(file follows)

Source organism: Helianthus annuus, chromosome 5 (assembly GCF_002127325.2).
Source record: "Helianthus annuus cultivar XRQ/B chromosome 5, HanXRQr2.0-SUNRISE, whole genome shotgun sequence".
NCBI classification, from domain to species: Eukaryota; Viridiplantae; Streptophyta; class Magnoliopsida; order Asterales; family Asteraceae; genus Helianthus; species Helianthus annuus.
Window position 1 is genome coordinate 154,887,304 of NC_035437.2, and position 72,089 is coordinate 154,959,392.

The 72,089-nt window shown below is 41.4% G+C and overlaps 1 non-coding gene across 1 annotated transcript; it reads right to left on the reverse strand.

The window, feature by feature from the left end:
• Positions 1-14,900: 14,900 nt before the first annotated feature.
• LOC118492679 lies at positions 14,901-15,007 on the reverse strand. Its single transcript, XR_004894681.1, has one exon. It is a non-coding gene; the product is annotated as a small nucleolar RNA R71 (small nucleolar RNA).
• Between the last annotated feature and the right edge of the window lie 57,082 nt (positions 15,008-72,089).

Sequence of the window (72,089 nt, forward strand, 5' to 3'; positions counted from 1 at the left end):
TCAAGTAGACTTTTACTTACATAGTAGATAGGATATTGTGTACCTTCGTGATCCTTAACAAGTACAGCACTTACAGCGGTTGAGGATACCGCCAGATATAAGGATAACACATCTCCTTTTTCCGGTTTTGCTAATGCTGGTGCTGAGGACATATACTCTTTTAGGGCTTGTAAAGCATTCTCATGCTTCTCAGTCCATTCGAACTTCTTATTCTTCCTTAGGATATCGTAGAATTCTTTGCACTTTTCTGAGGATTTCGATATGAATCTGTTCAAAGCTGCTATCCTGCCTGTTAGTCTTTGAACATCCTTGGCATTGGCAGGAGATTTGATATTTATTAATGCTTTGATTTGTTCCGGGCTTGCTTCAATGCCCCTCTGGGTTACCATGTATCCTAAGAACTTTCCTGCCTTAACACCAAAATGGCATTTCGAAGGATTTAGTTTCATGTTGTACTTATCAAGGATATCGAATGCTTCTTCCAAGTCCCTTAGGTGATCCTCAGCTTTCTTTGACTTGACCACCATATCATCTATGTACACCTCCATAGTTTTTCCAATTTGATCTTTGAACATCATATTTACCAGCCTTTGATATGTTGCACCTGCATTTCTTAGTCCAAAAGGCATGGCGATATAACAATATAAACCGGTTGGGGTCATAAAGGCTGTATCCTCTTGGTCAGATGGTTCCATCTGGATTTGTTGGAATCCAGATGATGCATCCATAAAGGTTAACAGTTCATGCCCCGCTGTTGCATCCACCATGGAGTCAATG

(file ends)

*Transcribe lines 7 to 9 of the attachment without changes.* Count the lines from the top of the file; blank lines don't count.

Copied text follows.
• Positions 1-14,900: 14,900 nt before the first annotated feature.
• LOC118492679 lies at positions 14,901-15,007 on the reverse strand. Its single transcript, XR_004894681.1, has one exon. It is a non-coding gene; the product is annotated as a small nucleolar RNA R71 (small nucleolar RNA).
• Between the last annotated feature and the right edge of the window lie 57,082 nt (positions 15,008-72,089).